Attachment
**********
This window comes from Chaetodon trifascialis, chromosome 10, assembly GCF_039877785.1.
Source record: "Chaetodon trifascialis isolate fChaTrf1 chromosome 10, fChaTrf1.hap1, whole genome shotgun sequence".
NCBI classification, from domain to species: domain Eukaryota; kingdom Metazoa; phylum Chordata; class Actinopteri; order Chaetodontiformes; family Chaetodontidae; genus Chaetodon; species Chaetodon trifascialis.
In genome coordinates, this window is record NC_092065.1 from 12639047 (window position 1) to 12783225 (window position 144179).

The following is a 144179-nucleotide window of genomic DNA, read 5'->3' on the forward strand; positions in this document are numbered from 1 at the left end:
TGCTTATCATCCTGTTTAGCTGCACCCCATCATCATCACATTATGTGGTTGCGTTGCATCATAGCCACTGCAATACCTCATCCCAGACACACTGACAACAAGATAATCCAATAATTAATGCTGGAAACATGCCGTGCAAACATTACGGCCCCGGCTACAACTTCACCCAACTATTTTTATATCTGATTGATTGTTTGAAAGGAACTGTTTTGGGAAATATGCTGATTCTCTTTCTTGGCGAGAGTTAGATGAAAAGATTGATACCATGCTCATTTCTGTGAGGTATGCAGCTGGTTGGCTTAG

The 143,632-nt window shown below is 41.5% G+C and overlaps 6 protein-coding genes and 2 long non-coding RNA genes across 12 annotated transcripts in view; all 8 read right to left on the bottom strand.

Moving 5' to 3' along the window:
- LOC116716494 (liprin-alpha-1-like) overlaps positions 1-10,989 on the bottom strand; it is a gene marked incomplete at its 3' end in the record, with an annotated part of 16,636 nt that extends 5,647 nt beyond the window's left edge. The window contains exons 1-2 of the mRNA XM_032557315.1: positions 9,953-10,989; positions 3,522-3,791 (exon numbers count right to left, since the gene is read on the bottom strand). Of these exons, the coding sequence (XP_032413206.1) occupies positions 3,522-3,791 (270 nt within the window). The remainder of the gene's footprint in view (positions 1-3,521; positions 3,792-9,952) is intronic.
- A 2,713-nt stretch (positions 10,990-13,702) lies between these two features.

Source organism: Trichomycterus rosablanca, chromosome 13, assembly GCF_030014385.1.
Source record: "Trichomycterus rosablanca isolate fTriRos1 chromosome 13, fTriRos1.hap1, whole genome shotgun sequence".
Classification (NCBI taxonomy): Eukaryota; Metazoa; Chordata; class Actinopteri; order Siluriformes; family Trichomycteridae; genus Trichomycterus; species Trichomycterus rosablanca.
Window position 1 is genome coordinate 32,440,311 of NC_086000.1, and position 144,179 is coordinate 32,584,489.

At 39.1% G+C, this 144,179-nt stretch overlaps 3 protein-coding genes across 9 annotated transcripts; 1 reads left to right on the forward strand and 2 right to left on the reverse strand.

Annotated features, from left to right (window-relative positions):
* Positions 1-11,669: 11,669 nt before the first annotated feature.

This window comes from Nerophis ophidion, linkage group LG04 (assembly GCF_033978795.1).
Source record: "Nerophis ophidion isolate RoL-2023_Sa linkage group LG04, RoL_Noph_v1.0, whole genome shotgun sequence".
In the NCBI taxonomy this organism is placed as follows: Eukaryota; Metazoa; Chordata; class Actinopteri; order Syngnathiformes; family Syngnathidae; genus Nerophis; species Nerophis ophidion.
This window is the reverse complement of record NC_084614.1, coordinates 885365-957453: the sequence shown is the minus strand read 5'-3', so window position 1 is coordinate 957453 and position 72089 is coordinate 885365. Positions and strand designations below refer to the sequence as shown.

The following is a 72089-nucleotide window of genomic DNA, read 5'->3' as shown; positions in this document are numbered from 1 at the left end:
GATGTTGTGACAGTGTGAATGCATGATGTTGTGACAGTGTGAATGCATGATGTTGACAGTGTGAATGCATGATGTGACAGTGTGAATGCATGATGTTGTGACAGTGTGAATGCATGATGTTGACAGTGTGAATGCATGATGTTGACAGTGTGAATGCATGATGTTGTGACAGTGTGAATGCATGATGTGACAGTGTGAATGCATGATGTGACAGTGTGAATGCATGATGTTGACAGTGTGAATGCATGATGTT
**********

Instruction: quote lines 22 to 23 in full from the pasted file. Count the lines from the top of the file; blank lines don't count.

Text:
The following is a 72089-nucleotide window of genomic DNA, read 5'->3' as shown; positions in this document are numbered from 1 at the left end:
GATGTTGTGACAGTGTGAATGCATGATGTTGTGACAGTGTGAATGCATGATGTTGACAGTGTGAATGCATGATGTGACAGTGTGAATGCATGATGTTGTGACAGTGTGAATGCATGATGTTGACAGTGTGAATGCATGATGTTGACAGTGTGAATGCATGATGTTGTGACAGTGTGAATGCATGATGTGACAGTGTGAATGCATGATGTGACAGTGTGAATGCATGATGTTGACAGTGTGAATGCATGATGTT